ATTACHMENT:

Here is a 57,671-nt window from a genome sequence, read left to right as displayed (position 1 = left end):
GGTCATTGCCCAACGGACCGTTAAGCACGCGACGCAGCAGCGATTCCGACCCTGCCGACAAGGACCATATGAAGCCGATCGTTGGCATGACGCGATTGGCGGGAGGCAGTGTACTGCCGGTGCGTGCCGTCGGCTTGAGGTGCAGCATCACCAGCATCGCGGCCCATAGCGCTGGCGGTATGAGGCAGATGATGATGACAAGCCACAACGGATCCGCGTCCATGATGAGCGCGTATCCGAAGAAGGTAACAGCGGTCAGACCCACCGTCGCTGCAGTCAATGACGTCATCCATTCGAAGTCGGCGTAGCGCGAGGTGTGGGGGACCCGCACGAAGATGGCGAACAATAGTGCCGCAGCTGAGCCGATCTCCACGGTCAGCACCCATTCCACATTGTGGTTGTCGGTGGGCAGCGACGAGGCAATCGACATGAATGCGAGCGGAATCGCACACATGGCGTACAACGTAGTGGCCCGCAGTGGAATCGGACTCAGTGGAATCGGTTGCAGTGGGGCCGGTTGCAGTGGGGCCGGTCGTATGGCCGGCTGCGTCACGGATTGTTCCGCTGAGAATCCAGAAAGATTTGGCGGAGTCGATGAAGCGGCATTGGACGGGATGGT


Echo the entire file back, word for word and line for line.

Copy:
Here is a 57,671-nt window from a genome sequence, read left to right as displayed (position 1 = left end):
GGTCATTGCCCAACGGACCGTTAAGCACGCGACGCAGCAGCGATTCCGACCCTGCCGACAAGGACCATATGAAGCCGATCGTTGGCATGACGCGATTGGCGGGAGGCAGTGTACTGCCGGTGCGTGCCGTCGGCTTGAGGTGCAGCATCACCAGCATCGCGGCCCATAGCGCTGGCGGTATGAGGCAGATGATGATGACAAGCCACAACGGATCCGCGTCCATGATGAGCGCGTATCCGAAGAAGGTAACAGCGGTCAGACCCACCGTCGCTGCAGTCAATGACGTCATCCATTCGAAGTCGGCGTAGCGCGAGGTGTGGGGGACCCGCACGAAGATGGCGAACAATAGTGCCGCAGCTGAGCCGATCTCCACGGTCAGCACCCATTCCACATTGTGGTTGTCGGTGGGCAGCGACGAGGCAATCGACATGAATGCGAGCGGAATCGCACACATGGCGTACAACGTAGTGGCCCGCAGTGGAATCGGACTCAGTGGAATCGGTTGCAGTGGGGCCGGTTGCAGTGGGGCCGGTCGTATGGCCGGCTGCGTCACGGATTGTTCCGCTGAGAATCCAGAAAGATTTGGCGGAGTCGATGAAGCGGCATTGGACGGGATGGT